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Saturday, May 18, 2013

Great Plains tribal chairmen walk out on State Dept Keystone XL consultation

by Climate Science Watch, May 17, 2013

Indian Country Today Media Network reports: Elders and chiefs of at least 10 sovereign nations walked out of a Keystone XL pipeline tribal consultation meeting with U.S. State Department officials in Rapid City, South Dakota, on May 16, calling the meeting ‘invalid.’ The Great Plains Tribal Chairmen's Association Statement Against the Keystone XL Pipeline concludes: “If the Keystone XL pipeline is allowed to be built, TransCanada, a Canadian corporation, would be occupying sacred treaty lands as reserved in the 1851 and 1868 Fort Laramie Treaties. It will be stopped by unified resistance.” Full text of the statement below.
On this historic day of May 16, 2013, ten sovereign Indigenous nations maintain that the proposed TransCanada/Keystone XL pipeline does not serve the national interest and in fact would be detrimental not only to the collected sovereigns but all future generations on planet earth. This morning the following sovereigns informed the Department of State Tribal Consultation effort at the Hilton Garden Inn in Rapid City, SD, that the gathering was not recognized as a valid consultation on a "nation to nation" level:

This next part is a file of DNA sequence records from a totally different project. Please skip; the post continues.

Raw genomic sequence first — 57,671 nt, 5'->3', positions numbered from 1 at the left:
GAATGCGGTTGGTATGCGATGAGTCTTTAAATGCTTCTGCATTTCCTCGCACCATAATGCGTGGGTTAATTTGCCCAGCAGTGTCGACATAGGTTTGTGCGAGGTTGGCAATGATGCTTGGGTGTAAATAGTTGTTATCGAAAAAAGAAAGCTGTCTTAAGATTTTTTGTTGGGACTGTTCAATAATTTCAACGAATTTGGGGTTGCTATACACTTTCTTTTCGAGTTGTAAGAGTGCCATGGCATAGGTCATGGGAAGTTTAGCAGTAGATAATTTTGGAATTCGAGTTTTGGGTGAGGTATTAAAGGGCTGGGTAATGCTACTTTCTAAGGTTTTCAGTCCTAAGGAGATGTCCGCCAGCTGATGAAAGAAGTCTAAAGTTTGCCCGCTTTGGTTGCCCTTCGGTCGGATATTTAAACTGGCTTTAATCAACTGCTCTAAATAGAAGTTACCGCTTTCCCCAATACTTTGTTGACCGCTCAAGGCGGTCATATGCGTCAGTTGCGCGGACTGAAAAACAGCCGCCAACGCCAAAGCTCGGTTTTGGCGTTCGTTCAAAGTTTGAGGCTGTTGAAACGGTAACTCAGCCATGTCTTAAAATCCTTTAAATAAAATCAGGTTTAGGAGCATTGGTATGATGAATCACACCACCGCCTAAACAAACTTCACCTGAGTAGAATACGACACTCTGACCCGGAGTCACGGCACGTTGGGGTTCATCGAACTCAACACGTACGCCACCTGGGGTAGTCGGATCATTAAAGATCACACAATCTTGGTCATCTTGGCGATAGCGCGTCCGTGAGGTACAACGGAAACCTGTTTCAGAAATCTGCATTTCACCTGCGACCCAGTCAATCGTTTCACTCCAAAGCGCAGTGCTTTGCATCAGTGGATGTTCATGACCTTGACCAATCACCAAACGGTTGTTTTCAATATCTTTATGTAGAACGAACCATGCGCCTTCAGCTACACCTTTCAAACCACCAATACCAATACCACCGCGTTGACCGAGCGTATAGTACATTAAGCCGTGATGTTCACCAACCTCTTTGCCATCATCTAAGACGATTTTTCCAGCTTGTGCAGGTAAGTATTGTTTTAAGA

Southern Ponca, Pawnee Nation, Nez Perce Nation. And the following Oceti Sakowin (Seven Council Fires People): Sisseton-Wahpeton Oyate, Ihanktonwan Dakota (Yankton Sioux), Rosebud Sioux Tribe, Oglala Sioux Tribe, Standing Rock Tribe, Lower Brule Sioux Tribe, Cheyenne River Sioux Tribe, Crow Creek Sioux Tribe.